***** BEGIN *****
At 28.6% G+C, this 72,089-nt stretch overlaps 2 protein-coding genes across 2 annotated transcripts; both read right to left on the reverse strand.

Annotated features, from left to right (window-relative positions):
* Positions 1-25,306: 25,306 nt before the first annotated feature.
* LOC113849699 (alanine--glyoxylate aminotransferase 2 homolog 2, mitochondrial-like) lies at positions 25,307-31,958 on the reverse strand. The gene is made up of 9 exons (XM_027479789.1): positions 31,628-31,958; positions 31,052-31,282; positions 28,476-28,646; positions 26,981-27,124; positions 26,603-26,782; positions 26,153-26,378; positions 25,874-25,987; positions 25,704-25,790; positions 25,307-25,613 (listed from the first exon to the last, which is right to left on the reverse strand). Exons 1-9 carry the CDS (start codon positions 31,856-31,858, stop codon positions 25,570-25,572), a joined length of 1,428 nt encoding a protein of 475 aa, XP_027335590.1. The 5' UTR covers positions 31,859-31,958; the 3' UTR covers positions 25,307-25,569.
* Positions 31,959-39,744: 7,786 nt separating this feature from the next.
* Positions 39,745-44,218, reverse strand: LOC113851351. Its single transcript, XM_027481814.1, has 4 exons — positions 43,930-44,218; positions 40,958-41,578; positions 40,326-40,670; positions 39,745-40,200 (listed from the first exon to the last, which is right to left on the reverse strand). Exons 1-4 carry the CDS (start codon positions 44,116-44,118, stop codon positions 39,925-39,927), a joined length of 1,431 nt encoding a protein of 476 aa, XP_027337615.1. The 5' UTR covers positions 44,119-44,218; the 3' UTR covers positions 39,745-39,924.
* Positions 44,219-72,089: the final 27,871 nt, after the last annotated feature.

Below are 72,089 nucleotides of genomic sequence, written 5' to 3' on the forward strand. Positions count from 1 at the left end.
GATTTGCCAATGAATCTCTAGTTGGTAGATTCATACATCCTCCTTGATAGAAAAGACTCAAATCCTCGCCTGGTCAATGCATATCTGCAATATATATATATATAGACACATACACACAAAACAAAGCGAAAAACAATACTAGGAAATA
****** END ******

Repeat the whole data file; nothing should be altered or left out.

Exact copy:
At 28.6% G+C, this 72,089-nt stretch overlaps 2 protein-coding genes across 2 annotated transcripts; both read right to left on the reverse strand.

Annotated features, from left to right (window-relative positions):
* Positions 1-25,306: 25,306 nt before the first annotated feature.
* LOC113849699 (alanine--glyoxylate aminotransferase 2 homolog 2, mitochondrial-like) lies at positions 25,307-31,958 on the reverse strand. The gene is made up of 9 exons (XM_027479789.1): positions 31,628-31,958; positions 31,052-31,282; positions 28,476-28,646; positions 26,981-27,124; positions 26,603-26,782; positions 26,153-26,378; positions 25,874-25,987; positions 25,704-25,790; positions 25,307-25,613 (listed from the first exon to the last, which is right to left on the reverse strand). Exons 1-9 carry the CDS (start codon positions 31,856-31,858, stop codon positions 25,570-25,572), a joined length of 1,428 nt encoding a protein of 475 aa, XP_027335590.1. The 5' UTR covers positions 31,859-31,958; the 3' UTR covers positions 25,307-25,569.
* Positions 31,959-39,744: 7,786 nt separating this feature from the next.
* Positions 39,745-44,218, reverse strand: LOC113851351. Its single transcript, XM_027481814.1, has 4 exons — positions 43,930-44,218; positions 40,958-41,578; positions 40,326-40,670; positions 39,745-40,200 (listed from the first exon to the last, which is right to left on the reverse strand). Exons 1-4 carry the CDS (start codon positions 44,116-44,118, stop codon positions 39,925-39,927), a joined length of 1,431 nt encoding a protein of 476 aa, XP_027337615.1. The 5' UTR covers positions 44,119-44,218; the 3' UTR covers positions 39,745-39,924.
* Positions 44,219-72,089: the final 27,871 nt, after the last annotated feature.

Below are 72,089 nucleotides of genomic sequence, written 5' to 3' on the forward strand. Positions count from 1 at the left end.
GATTTGCCAATGAATCTCTAGTTGGTAGATTCATACATCCTCCTTGATAGAAAAGACTCAAATCCTCGCCTGGTCAATGCATATCTGCAATATATATATATATAGACACATACACACAAAACAAAGCGAAAAACAATACTAGGAAATA